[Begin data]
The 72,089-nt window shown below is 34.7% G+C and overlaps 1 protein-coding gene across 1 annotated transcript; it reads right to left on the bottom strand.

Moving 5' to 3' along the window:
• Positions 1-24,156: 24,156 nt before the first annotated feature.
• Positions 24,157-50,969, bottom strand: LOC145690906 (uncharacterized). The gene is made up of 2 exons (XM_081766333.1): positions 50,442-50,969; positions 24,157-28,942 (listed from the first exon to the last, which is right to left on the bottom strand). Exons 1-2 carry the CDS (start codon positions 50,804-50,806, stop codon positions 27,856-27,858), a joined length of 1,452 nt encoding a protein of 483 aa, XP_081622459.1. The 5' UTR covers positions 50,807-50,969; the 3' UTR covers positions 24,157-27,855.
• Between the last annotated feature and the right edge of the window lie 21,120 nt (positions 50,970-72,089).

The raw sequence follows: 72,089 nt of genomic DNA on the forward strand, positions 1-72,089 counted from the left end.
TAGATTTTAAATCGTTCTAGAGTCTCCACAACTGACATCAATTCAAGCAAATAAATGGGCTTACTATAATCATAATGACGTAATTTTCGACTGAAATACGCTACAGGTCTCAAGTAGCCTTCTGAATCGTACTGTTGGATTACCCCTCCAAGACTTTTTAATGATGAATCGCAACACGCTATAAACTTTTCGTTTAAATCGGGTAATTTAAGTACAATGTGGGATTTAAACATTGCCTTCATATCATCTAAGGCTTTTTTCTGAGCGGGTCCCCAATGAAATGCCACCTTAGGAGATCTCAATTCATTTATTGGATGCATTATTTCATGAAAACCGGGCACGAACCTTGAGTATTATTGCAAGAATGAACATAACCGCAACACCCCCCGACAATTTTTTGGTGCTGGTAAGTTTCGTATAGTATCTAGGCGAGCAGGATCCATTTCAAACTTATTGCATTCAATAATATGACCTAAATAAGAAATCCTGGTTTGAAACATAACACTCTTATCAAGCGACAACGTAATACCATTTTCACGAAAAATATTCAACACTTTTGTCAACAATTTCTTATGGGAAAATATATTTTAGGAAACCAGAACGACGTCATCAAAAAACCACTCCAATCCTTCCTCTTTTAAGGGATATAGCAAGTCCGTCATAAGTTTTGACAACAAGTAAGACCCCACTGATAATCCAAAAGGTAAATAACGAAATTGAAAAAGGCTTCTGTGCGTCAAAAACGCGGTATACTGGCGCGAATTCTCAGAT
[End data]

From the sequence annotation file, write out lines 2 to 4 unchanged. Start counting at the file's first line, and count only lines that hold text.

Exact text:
Moving 5' to 3' along the window:
• Positions 1-24,156: 24,156 nt before the first annotated feature.
• Positions 24,157-50,969, bottom strand: LOC145690906 (uncharacterized). The gene is made up of 2 exons (XM_081766333.1): positions 50,442-50,969; positions 24,157-28,942 (listed from the first exon to the last, which is right to left on the bottom strand). Exons 1-2 carry the CDS (start codon positions 50,804-50,806, stop codon positions 27,856-27,858), a joined length of 1,452 nt encoding a protein of 483 aa, XP_081622459.1. The 5' UTR covers positions 50,807-50,969; the 3' UTR covers positions 24,157-27,855.